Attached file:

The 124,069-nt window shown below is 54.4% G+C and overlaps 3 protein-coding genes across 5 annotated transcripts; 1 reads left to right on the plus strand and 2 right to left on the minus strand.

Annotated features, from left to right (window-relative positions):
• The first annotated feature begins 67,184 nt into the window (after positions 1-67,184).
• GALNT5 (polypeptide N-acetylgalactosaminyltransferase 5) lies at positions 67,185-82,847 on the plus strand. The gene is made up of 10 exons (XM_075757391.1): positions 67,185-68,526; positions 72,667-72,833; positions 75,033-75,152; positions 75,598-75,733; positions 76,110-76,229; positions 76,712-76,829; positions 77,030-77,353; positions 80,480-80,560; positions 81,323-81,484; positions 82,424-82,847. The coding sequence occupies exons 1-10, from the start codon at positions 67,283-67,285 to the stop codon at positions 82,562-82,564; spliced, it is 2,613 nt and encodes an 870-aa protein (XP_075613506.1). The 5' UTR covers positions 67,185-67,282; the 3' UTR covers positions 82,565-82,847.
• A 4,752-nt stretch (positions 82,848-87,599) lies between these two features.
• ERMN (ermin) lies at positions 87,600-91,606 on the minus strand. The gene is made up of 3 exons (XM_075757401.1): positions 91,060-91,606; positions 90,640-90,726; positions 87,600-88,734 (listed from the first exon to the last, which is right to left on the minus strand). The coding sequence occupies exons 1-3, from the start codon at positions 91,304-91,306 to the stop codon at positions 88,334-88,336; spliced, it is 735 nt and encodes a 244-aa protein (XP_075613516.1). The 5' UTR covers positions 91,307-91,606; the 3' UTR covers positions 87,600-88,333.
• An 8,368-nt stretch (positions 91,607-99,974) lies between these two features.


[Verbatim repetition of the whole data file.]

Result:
The 124,069-nt window shown below is 54.4% G+C and overlaps 3 protein-coding genes across 5 annotated transcripts; 1 reads left to right on the plus strand and 2 right to left on the minus strand.

Annotated features, from left to right (window-relative positions):
• The first annotated feature begins 67,184 nt into the window (after positions 1-67,184).
• GALNT5 (polypeptide N-acetylgalactosaminyltransferase 5) lies at positions 67,185-82,847 on the plus strand. The gene is made up of 10 exons (XM_075757391.1): positions 67,185-68,526; positions 72,667-72,833; positions 75,033-75,152; positions 75,598-75,733; positions 76,110-76,229; positions 76,712-76,829; positions 77,030-77,353; positions 80,480-80,560; positions 81,323-81,484; positions 82,424-82,847. The coding sequence occupies exons 1-10, from the start codon at positions 67,283-67,285 to the stop codon at positions 82,562-82,564; spliced, it is 2,613 nt and encodes an 870-aa protein (XP_075613506.1). The 5' UTR covers positions 67,185-67,282; the 3' UTR covers positions 82,565-82,847.
• A 4,752-nt stretch (positions 82,848-87,599) lies between these two features.
• ERMN (ermin) lies at positions 87,600-91,606 on the minus strand. The gene is made up of 3 exons (XM_075757401.1): positions 91,060-91,606; positions 90,640-90,726; positions 87,600-88,734 (listed from the first exon to the last, which is right to left on the minus strand). The coding sequence occupies exons 1-3, from the start codon at positions 91,304-91,306 to the stop codon at positions 88,334-88,336; spliced, it is 735 nt and encodes a 244-aa protein (XP_075613516.1). The 5' UTR covers positions 91,307-91,606; the 3' UTR covers positions 87,600-88,333.
• An 8,368-nt stretch (positions 91,607-99,974) lies between these two features.